The internet has also revolutionised the sex industry, making male escorts more visible and available, while ensuring discretion. In the past, sex workers operated only in brothels, on the streets, or by word of mouth. Today, the majority advertise online. The successful ones have professionally designed websites, good-quality photographs, and post testimonials. For their female clients, making a reservation on the web (followed by a clandestine meeting in a hotel or at home) provides much-needed privacy.

TV series such as Sex and the City, and more recently Girls, have put female desire on the small screen, and opened up discussion about what good (or bad) sex means. Hung zoomed in on the escapades of a well-endowed male escort, and there is even a reality TV series, Gigolos, filmed around the Las Vegas agency Cowboys4Angels. ‘All of a sudden, there were these new discourses that weren’t there before,’ explains Denton Callander, a research fellow specialising in sexuality at the University of New South Wales (UNSW). ‘Like all media representations, [these shows] are both reflecting and driving what is happening in society – and normalising it.’ They also help to diminish the shame traditionally associated with female sexuality.

The blockbuster bondage novel Fifty Shades of Grey (2011) has ‘single-handedly helped male escorting’, says Missy, a bright 40-something madam who owns Platinum X. ‘Women have started to think: this is OK, socially accepted, people aren’t judging me – they’re revering me a bit: Oh you lucky thing, this is so hot and sexy!’

At Platinum X, which offers both male and female sex workers, it is no accident that the most expensive male escort is called Christian – the same name as the titillating anti-hero in Fifty Shades of Grey. With his laissez-faire charm, cheeky laugh and creamy looks, Christian charges Au$1,400 an hour. Before becoming a male escort, he worked as a model, kick-boxer and stripper. His clients are ‘businesswomen with a lot of money’ who ‘love taking control’. ‘Rather than going to a bar and meeting some loser,’ he tells me, ‘I deliver everything and hopefully a bit more.’

In order not to disappoint, Christian travels to bookings with his ‘batman belt’ – ‘your sex toys, your ropes, your handcuffs, all that stuff’. Since Fifty Shades of Grey, batman has taken off. ‘I have been allowed to be more rough,’ says Christian. ‘There is choking, there is smacking, there is spanking, but all within limitations: there is no blood.’ For good measure, he adds that he is already on his second pair of handcuffs: the first wore out.

At the root of this gap – between physical urges and psychological restraint – sits societal shame

In What Do Women Want?: Adventures in the Science of Female Desire (2013) the American writer Daniel Bergner argues that female sexuality is as animalistic – if not more so – than male. ‘We’d rather cast half the population, the female half, as a kind of stabilising force when it comes to sexuality,’ he explains. The idea that monogamy is more suited to women is no more than a ‘fairy tale’. Bergner claims another misnomer is that visual stimulus is not especially important for the average woman. Studies with a vaginal plethysmograph (a tool used to measure blood-flow and lubrication) have shown that female response to visual stimuli is visceral, immediate and, in some cases, more pronounced, to a wider variation of sexual images than with men.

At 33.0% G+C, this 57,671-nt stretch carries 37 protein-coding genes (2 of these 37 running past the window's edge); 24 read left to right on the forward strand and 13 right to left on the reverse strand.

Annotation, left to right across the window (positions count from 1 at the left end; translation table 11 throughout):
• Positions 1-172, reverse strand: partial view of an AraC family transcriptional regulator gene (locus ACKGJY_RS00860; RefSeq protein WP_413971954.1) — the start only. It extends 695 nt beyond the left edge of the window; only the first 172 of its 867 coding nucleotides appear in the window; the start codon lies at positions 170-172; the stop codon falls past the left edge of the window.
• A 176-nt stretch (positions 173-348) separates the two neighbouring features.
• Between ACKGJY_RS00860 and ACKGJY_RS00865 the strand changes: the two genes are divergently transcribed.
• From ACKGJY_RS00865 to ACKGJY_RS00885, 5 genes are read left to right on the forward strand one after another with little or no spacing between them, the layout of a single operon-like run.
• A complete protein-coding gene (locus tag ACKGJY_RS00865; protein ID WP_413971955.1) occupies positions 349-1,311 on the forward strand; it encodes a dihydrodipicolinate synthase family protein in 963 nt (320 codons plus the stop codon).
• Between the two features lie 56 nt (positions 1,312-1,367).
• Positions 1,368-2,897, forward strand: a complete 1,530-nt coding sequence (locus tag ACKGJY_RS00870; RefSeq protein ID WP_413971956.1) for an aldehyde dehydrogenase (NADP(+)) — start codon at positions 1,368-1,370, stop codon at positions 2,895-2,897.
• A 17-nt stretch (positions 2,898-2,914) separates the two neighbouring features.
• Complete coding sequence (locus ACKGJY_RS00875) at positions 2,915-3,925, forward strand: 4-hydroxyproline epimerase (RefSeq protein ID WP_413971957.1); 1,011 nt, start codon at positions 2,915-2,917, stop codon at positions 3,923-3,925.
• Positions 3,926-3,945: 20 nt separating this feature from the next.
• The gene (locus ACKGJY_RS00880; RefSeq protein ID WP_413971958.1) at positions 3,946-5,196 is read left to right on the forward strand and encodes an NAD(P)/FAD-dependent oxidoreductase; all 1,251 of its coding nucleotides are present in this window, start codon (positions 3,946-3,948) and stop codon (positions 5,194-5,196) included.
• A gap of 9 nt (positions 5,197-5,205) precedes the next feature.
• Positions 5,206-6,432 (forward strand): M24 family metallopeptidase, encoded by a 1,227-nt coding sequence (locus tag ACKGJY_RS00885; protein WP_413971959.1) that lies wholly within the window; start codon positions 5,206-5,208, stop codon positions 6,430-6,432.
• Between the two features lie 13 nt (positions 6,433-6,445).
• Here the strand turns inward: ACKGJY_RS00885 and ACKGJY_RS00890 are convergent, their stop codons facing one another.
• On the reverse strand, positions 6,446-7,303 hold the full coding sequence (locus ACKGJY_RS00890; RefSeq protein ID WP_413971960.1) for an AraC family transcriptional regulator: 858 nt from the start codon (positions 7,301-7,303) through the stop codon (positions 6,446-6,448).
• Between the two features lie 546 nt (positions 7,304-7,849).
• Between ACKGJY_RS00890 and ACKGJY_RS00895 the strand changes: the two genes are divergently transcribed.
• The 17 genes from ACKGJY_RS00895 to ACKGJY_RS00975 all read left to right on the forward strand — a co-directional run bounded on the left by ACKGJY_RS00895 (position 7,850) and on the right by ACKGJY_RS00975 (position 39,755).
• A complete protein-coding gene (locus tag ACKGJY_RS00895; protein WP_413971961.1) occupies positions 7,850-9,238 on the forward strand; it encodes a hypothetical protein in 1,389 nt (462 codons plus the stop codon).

In one experiment in 2007 by Meredith Chivers and colleagues at the Center for Addiction and Mental Health in Toronto, both men and women were made to watch videos of sex, ranging from heterosexual penetration to fornicating bonobo apes. The apes proved a turn-on for women, whose blood-flow soared, while men reacted in much the same way to the primates as they did to mountains and lakes. But here comes the telling part: when asked, the women themselves reported less arousal than their bodies let on. At the root of this gap – between physical urges and psychological restraint – sits societal shame.

In a 2011 paper, Terri Conley and colleagues at the University of Michigan found that women are no less interested in casual sex than men. But they are happier to engage if they expect the experience to be sexually satisfying and if they can remove any risk of stigma.

Male escorts might satiate an impulse for variety and novelty in sexual partners – as important, Bergner argues, for women as for men. Despite cultural norms, female sexuality is not, for the most part, ‘sparked or sustained by emotional intimacy and safety’, he writes. In an email, Bergner told me: ‘Track the level of desire in long-term relationships – not the level of love but the level of desire – and a different reality emerges, a reality that might lead to a male escort now and then.’